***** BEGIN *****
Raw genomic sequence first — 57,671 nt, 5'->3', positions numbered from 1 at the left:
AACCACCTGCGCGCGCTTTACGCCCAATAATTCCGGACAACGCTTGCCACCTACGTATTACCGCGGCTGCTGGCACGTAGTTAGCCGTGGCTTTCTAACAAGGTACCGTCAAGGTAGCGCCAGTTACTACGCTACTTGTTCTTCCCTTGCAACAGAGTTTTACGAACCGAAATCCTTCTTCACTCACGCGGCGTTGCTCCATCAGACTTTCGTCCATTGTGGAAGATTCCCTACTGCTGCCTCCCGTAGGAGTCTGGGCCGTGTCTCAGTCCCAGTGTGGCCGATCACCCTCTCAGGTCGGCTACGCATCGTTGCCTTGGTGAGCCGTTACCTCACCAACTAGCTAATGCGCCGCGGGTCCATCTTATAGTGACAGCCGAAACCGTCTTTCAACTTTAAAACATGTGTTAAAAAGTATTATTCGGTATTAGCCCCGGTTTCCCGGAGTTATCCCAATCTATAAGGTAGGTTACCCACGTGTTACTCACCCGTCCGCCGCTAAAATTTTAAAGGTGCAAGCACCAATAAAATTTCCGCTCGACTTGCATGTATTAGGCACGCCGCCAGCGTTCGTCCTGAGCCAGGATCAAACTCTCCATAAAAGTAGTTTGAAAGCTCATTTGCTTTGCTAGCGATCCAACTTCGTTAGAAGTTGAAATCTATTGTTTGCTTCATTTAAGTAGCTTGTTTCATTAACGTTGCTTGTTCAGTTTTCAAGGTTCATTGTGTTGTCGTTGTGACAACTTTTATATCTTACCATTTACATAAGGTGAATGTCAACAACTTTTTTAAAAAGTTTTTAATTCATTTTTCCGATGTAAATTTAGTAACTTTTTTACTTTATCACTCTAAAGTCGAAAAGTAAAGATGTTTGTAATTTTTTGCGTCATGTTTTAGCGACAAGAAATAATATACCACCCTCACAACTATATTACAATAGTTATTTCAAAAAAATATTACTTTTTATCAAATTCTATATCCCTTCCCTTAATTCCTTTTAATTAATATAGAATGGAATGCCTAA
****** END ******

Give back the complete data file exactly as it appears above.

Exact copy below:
Raw genomic sequence first — 57,671 nt, 5'->3', positions numbered from 1 at the left:
AACCACCTGCGCGCGCTTTACGCCCAATAATTCCGGACAACGCTTGCCACCTACGTATTACCGCGGCTGCTGGCACGTAGTTAGCCGTGGCTTTCTAACAAGGTACCGTCAAGGTAGCGCCAGTTACTACGCTACTTGTTCTTCCCTTGCAACAGAGTTTTACGAACCGAAATCCTTCTTCACTCACGCGGCGTTGCTCCATCAGACTTTCGTCCATTGTGGAAGATTCCCTACTGCTGCCTCCCGTAGGAGTCTGGGCCGTGTCTCAGTCCCAGTGTGGCCGATCACCCTCTCAGGTCGGCTACGCATCGTTGCCTTGGTGAGCCGTTACCTCACCAACTAGCTAATGCGCCGCGGGTCCATCTTATAGTGACAGCCGAAACCGTCTTTCAACTTTAAAACATGTGTTAAAAAGTATTATTCGGTATTAGCCCCGGTTTCCCGGAGTTATCCCAATCTATAAGGTAGGTTACCCACGTGTTACTCACCCGTCCGCCGCTAAAATTTTAAAGGTGCAAGCACCAATAAAATTTCCGCTCGACTTGCATGTATTAGGCACGCCGCCAGCGTTCGTCCTGAGCCAGGATCAAACTCTCCATAAAAGTAGTTTGAAAGCTCATTTGCTTTGCTAGCGATCCAACTTCGTTAGAAGTTGAAATCTATTGTTTGCTTCATTTAAGTAGCTTGTTTCATTAACGTTGCTTGTTCAGTTTTCAAGGTTCATTGTGTTGTCGTTGTGACAACTTTTATATCTTACCATTTACATAAGGTGAATGTCAACAACTTTTTTAAAAAGTTTTTAATTCATTTTTCCGATGTAAATTTAGTAACTTTTTTACTTTATCACTCTAAAGTCGAAAAGTAAAGATGTTTGTAATTTTTTGCGTCATGTTTTAGCGACAAGAAATAATATACCACCCTCACAACTATATTACAATAGTTATTTCAAAAAAATATTACTTTTTATCAAATTCTATATCCCTTCCCTTAATTCCTTTTAATTAATATAGAATGGAATGCCTAA